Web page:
Design for Discomfort - reading response 1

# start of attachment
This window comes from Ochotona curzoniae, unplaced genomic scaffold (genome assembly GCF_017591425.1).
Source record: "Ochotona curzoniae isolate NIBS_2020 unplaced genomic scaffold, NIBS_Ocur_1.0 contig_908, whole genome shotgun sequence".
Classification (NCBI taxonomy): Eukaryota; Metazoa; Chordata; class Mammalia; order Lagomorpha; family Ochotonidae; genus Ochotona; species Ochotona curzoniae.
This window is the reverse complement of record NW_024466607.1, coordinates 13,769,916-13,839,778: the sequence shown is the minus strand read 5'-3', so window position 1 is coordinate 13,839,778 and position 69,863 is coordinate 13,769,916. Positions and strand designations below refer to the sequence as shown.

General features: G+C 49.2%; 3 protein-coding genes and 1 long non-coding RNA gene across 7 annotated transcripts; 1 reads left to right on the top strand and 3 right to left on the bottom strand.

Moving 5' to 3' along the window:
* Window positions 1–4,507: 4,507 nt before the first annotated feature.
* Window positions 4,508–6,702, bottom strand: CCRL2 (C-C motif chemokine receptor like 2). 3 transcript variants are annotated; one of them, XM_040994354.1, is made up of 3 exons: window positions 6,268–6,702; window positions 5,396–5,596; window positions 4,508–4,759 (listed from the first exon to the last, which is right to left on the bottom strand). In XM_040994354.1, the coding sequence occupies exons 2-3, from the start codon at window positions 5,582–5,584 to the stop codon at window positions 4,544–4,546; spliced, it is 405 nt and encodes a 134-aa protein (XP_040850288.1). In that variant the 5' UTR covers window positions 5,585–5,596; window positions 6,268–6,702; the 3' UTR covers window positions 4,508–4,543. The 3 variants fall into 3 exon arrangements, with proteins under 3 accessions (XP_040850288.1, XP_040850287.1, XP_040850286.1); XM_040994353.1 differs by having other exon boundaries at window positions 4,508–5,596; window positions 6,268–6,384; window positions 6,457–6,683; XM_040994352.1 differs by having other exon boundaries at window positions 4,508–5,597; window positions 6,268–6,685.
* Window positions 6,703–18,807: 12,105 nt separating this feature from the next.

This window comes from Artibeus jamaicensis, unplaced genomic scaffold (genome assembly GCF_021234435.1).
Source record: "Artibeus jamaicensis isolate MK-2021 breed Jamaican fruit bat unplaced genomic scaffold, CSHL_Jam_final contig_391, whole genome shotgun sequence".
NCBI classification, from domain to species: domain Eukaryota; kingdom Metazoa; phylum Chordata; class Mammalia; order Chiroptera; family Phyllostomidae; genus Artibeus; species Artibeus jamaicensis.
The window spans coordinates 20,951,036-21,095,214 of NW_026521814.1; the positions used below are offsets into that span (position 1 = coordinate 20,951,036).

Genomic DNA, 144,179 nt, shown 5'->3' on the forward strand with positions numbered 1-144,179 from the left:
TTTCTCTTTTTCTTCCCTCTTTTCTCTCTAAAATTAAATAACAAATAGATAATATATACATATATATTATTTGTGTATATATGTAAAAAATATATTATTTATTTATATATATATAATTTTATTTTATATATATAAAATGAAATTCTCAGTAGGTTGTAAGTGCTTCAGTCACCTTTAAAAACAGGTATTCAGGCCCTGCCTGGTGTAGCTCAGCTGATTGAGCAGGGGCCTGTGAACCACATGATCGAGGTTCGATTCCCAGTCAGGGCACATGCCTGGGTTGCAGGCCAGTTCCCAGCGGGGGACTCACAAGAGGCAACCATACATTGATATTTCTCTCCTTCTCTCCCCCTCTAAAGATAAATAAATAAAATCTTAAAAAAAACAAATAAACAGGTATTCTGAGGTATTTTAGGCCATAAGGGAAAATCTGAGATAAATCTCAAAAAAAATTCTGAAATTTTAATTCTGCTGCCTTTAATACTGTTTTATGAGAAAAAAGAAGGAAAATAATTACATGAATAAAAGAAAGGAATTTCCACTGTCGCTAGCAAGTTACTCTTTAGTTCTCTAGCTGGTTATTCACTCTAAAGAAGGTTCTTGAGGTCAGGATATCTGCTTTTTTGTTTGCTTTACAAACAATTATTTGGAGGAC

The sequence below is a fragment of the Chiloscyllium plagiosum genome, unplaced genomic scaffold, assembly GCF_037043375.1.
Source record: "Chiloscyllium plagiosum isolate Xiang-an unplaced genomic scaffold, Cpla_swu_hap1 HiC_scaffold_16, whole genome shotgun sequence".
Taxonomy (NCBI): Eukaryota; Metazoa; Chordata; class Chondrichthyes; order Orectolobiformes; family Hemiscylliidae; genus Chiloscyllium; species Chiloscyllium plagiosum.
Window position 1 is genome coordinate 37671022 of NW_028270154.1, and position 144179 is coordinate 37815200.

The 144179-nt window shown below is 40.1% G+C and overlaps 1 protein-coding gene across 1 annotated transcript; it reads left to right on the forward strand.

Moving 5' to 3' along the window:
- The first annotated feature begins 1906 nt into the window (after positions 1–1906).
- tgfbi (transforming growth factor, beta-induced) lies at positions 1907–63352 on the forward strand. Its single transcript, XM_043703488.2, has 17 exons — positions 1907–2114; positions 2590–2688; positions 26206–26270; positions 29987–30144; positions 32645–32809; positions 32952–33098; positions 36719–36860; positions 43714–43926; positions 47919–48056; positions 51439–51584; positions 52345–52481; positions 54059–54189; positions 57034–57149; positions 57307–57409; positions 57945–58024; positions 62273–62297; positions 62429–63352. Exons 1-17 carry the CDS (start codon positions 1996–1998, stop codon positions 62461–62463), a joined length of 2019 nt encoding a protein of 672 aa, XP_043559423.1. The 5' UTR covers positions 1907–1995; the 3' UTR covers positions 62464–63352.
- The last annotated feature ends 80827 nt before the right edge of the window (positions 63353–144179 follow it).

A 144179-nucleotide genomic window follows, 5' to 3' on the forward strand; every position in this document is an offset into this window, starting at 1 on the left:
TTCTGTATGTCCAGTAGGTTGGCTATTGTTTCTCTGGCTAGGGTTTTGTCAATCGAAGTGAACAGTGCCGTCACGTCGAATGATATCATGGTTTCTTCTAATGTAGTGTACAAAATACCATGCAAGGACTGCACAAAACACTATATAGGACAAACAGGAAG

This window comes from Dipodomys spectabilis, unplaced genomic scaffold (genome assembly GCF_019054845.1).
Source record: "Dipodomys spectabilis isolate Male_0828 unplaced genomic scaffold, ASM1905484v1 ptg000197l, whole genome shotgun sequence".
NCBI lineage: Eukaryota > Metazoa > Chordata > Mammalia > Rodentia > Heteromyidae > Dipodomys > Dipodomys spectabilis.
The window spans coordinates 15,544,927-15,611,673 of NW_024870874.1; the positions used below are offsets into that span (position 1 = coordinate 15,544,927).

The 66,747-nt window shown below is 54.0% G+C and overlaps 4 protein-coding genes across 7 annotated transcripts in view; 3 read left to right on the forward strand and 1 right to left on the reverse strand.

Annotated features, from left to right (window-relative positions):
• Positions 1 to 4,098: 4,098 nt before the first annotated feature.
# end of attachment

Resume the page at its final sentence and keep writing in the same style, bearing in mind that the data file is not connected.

Role playing gives rule, structure and commitment to people who are engaging to certain event on the site. I am taking a Game Design class this semester, and the instructor of that class Greg introduced the social game he made for a museum, I don’t remember the specific name of it, but I guess it was a sort of political museum. The game is senate simulation for high students. When they step into the council, most of them are totally not interested in what’s going on there. They are on the field trip and just waiting for it finishes. Each student will be the senate of each state of America, and learn how to work for their own state as a senate. By doing so they will learn the political stands of Liberal and Republican parties. It’s really hard make people focus on some social event if they are just being there as obligation. So what Greg come up with was making the gamers /participants make an oath as a senate and say the oath out loud, standing a right hand, as actual senates do. What Greg says is, that is the right moment that changes uninterested high school students into senates of the States and giving them duties and responsibilities, and make them feel engaged. The ritual makes people serious and commit to their role since they say it loud. It is interesting that they feel like they are obligated even they knows it is not real and they are not legally obligated. Even very trivial matters, people feel obligated to show consistency with what they said. One example is a scheme of telemarketing, that people feel really hard to say ‘no’ after answering to the greetings like ‘How are you?’ ‘Great’, ‘Lovely’. I guess this is the magic of role playing, that let people act in certain ways without preparing many things. As in the readings this week, people actually punishes prisoner actors even they are not actual prisoners. Playing games make people put themselves into someone else’s shoe much more effectively than just listening to other people’s story. People won’t feel real for Eamon and Ulrike if they just read a article about them, not receiving commands through phone and accomplish them. We don’t need to tell people how they supposed to act one by one. By putting them in a specific situation, people act like what they think they are expected in that context.